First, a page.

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What Every Parent, Teacher, and Community Member Needs to Know About No Child Left Behind

A pdf file of this NBLC guide is posted on the Oakland (CA) Education Association website, available for downloading and printing. Presenting a factual overview of the NCLB legislation, the purpose is to inform the public about what's happening in their schools.

Standardistos, including our unions and professional organizations, make money from this legislation. Teachers like Elizabeth Jaeger offer a guidebook--for free. We need to find a way to get this booklet into the hands of parents.

With this pdf file, local organizations could do it. It should be printed on newsprint and made available for free in grocery stores, doctors' offices, and other people parents frequent.

by Elizabeth Jaeger, M. A.

from the Introduction

Last summer I was hired to teach a course called The Politics of Literacy at San Jose State University. In preparing the syllabus, I gathered as much information as I could find about NCLB � its origins, provisions, implications, and effects. I assumed that my students � practicing teachers working toward a reading specialist credential and master�s degree � would know a lot about this piece of legislation which had such a profound impact on their professional lives. What I discovered, however, was that although they experienced a sort of low-level anxiety, they were woefully ignorant about significant elements of the act and almost completely unaware of its nuances. These were intelligent, successful educators. If their knowledge was so limited, how likely was it that the average teacher � and, of equal concern, the average parent � was well-informed on this issue?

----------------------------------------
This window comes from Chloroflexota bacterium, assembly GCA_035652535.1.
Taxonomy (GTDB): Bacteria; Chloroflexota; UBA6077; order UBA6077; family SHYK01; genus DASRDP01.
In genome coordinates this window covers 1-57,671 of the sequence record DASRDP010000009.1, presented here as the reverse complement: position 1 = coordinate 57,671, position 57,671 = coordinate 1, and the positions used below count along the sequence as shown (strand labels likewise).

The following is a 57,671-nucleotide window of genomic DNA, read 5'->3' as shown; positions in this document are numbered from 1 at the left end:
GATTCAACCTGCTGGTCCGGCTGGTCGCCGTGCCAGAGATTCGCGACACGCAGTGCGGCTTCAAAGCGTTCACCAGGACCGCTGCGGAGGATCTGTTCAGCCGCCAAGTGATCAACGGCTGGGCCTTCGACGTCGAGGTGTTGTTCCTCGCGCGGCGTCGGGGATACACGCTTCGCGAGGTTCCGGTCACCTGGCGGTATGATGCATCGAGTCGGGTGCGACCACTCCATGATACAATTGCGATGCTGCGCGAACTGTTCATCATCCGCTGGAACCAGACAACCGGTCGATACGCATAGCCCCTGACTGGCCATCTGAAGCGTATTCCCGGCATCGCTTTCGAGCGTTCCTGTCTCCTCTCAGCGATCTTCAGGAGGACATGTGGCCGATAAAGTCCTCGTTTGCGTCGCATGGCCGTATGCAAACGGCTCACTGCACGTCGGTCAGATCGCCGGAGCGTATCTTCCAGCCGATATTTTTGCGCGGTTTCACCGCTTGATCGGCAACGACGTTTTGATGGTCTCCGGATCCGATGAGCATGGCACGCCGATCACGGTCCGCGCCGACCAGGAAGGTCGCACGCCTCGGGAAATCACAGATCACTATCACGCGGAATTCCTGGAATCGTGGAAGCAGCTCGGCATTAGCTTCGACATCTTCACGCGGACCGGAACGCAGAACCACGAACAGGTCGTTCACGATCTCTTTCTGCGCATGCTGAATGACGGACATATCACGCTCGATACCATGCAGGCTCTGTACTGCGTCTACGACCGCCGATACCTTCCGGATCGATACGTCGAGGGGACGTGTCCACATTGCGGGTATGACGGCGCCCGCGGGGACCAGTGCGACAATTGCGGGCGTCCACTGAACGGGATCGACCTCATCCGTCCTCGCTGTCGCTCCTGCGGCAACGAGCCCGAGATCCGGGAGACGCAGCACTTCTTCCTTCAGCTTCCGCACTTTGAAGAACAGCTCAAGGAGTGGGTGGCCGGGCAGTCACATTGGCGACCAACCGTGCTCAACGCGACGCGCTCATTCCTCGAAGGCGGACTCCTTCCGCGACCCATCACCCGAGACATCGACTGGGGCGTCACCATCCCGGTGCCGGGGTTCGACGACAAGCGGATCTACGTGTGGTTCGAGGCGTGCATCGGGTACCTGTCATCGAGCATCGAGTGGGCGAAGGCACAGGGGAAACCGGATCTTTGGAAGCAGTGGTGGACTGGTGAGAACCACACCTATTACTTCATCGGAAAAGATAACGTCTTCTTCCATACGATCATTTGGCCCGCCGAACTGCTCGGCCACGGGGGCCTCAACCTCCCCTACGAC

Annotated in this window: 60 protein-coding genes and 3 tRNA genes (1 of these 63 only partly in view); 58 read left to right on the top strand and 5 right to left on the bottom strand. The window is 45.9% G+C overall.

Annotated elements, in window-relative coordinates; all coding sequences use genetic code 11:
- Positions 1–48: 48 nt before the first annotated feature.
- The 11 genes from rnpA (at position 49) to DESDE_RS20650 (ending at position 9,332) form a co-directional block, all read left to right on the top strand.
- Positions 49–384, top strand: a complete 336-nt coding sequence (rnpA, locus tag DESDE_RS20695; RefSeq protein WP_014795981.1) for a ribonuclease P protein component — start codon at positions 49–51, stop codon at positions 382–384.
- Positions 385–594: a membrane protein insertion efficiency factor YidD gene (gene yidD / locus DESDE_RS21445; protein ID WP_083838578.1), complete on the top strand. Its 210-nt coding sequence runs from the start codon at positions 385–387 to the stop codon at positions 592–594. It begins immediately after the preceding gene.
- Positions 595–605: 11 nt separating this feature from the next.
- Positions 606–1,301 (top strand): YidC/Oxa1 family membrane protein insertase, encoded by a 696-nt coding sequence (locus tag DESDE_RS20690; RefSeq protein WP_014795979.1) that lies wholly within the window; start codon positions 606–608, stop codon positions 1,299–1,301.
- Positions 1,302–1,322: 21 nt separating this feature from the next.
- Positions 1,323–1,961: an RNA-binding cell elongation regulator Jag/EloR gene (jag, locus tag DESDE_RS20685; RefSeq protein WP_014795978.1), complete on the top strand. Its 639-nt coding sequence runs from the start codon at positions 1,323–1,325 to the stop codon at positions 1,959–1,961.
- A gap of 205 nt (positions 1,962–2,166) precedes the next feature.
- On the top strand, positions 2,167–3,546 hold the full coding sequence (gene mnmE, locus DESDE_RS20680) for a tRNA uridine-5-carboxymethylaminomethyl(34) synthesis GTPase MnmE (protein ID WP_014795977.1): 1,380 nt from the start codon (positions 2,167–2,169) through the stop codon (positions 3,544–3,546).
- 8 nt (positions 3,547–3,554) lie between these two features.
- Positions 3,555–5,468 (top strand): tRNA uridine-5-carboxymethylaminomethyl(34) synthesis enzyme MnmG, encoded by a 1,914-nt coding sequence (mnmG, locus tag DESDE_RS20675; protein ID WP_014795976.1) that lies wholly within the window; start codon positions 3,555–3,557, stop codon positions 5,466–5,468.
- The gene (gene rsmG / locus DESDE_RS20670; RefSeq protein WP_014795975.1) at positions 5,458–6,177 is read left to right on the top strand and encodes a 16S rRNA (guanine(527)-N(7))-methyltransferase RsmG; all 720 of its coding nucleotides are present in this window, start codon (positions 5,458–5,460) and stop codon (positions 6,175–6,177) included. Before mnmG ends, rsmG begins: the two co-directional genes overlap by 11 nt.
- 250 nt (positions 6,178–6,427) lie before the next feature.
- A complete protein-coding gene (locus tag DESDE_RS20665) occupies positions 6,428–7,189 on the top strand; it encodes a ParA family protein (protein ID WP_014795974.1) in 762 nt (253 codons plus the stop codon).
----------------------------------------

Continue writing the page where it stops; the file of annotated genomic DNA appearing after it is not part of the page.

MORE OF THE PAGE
Then I read the annual Phi Delta Kappan poll (2006) in which Americans are asked to give their opinions on a variety of issues related to public education. There was much of interest in the results, but what most struck me was one fact in particular: the more people knew about NCLB, the less they supported it. 1If this were in fact true, then the missing link in changing the tide of public opinion was something I already had collected a lot of � information.
And in that moment, the idea for this monograph was born. NCLB is up for reauthorization in 2007. If, after reading this booklet, you share my concerns, I urge you support the recommendations at the end of each chapter and consider one or more of the actions listed in the Looking Ahead section. The time is now.

This report can be read at the url below, but here's the cautioning epilogue.


If you teach in a Title I school or if your children attend a school labeled as �failing,� much of this information is probably not new to you. You�ve witnessed first hand the pressures which this legislation brings to bear on students, teachers, and administrators alike. But if you neither teach nor parent, or if you do and are lucky enough to be associated with a school which has, to date, avoided the perils of NCLB, please do not assume that you are immune to the fallout. If NCLB is reauthorized with no major changes, virtually every school will be classified as failing by 2014. In the interim, even the best schools will scramble to meet the law�s requirements, diminishing the amount of time and energy left for teaching and learning. With the overarching focus on isolated skills, many young graduates will lack the ability to think at a higher level and work cooperatively. Debates about what it means to be an �educated person� and what role local, state, and federal entities play in teaching and learning are occurring even as you read this text. Join in.

— Elizabeth Jaeger, M. A.


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